January 28, 2019
By Erwin Seba and Jessica Resnick-Ault
HOUSTON (Reuters) – Chevron Corp has agreed to buy a Texas oil refinery with a troubled past and space to handle a coming flow of shale from its West Texas operations, two sources familiar with negotiations said on Monday.
The U.S. oil major is expected to disclose the deal to acquire a 112,000 barrel-per-day (bpd) refinery in Pasadena, Texas, this quarter, the sources said. The plant is operated by Pasadena Refining System Inc, a Texas-based unit of Brazil’s state-run oil firm Petroleo Brasileiro SA.
Chevron spokesman Braden Reddall declined to comment on Monday. Carlos Monteiro, a spokesman for Petrobras in Rio de Janeiro, said any communications on an agreement would be disclosed to the market.
A deeply indebted Petrobras put the plant on the market in early 2018 after sinking more than $1.18 billion into it since it acquired its first stake in the operation in 2006.
Chevron and Petrobras’ negotiations were delayed in part by Brazil’s presidential election and pipeline operator Kinder Morgan Inc dropping out of talks to operate a terminal at the site as a joint venture, the sources said.
Kinder Morgan spokeswoman Lexey Long declined to comment.
Petrobras has been looking to divest $21 billion in assets to reduce its debt load amid a series of corruption scandals including allegations bribes were paid to executives as a result of the 2006 purchase of the Pasadena plant.
The rapid expansion of U.S. shale production from the Permian Basin of West Texas and New Mexico has stirred demand for new U.S. refining capacity and crude-export facilities. Oil output has soared to an estimated 3.8 million bpd this month, from 1.48 million five years ago.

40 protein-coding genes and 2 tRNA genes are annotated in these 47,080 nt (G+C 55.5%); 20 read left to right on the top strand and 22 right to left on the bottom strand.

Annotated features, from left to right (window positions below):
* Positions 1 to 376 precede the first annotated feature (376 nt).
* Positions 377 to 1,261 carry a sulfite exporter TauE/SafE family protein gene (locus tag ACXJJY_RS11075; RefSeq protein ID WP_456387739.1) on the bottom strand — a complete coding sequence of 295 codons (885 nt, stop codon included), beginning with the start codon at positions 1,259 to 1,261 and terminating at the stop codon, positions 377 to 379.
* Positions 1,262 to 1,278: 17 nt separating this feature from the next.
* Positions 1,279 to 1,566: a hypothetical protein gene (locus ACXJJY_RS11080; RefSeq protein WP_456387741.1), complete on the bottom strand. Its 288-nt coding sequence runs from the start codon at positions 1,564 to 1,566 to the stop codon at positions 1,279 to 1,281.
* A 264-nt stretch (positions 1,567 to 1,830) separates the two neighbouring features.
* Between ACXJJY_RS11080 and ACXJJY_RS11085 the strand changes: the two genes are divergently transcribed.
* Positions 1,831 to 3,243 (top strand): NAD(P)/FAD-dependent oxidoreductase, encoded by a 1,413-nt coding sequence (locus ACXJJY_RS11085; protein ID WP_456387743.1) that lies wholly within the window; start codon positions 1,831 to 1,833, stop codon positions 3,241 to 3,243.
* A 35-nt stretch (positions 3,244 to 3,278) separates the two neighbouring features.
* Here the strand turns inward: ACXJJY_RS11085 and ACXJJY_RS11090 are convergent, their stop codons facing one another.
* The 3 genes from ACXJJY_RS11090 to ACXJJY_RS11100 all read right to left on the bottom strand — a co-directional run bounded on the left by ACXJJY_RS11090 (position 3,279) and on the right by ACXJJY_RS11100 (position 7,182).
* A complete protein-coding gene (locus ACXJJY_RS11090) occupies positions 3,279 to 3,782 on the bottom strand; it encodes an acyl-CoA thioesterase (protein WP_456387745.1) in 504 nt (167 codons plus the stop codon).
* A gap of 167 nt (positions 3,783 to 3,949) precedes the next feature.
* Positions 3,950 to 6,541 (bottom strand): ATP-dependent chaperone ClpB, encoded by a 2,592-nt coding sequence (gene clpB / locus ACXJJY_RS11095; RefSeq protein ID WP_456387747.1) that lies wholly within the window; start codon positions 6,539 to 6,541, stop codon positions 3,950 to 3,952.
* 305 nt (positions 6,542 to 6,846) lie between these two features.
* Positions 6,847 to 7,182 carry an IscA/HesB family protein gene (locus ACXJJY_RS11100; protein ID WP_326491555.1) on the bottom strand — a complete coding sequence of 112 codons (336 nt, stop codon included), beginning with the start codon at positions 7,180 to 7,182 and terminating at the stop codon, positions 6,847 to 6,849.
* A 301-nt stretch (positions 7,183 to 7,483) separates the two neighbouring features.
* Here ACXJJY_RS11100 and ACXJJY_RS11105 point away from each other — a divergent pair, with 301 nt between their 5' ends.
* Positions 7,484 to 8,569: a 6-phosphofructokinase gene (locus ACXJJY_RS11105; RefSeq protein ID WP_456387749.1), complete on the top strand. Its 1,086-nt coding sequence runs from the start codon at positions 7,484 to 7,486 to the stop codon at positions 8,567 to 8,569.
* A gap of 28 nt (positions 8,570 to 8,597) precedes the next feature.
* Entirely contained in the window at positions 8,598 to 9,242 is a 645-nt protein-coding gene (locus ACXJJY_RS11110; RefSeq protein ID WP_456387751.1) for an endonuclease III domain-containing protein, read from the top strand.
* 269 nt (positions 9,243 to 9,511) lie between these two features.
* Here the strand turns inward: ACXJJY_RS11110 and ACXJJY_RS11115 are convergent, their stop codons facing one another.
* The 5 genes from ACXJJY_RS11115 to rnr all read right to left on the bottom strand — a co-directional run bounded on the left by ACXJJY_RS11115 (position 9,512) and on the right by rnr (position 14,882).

Chevron, which reported a 150,000 bpd increase in shale production in the third quarter, has said it wants a second Gulf Coast facility to handle that crude and better supply its retail gasoline network. The plant produces mostly gasoline and distillates such as diesel.
The refinery covers 192 acres on the Houston Ship Channel and the purchase includes another 274 acres of terminal and other cleared land available for expansion. The site has storage tanks that can hold 5.1 million barrels and a marine terminal for exports.
The plant’s 300-strong work force is represented by the United Steelworkers union, and would become Chevron employees once the deal is completed.
There are several small U.S. refineries on the market. Husky Energy Inc earlier this month began marketing a 12,000-bpd refinery in Prince George, British Columbia.
Royal Dutch Shell recently began accepting bids for its 75,000-bpd Sarnia, Ontario, refinery, according to people familiar with the matter. Delta Air Lines Inc last September began marketing a stake in its 185,000-bpd Trainer, Pennsylvania, refinery.
In November, CVR Energy Inc said it may buy out the public holders of its refining unit, CVR Refining GP, which operates refineries in Kansas and Oklahoma. That decision would unwind a partnership making a future sale easier.
(Reporting by Erwin Seba and Jessica Resnick-Ault; writing by Gary McWilliams; editing by Bill Rigby)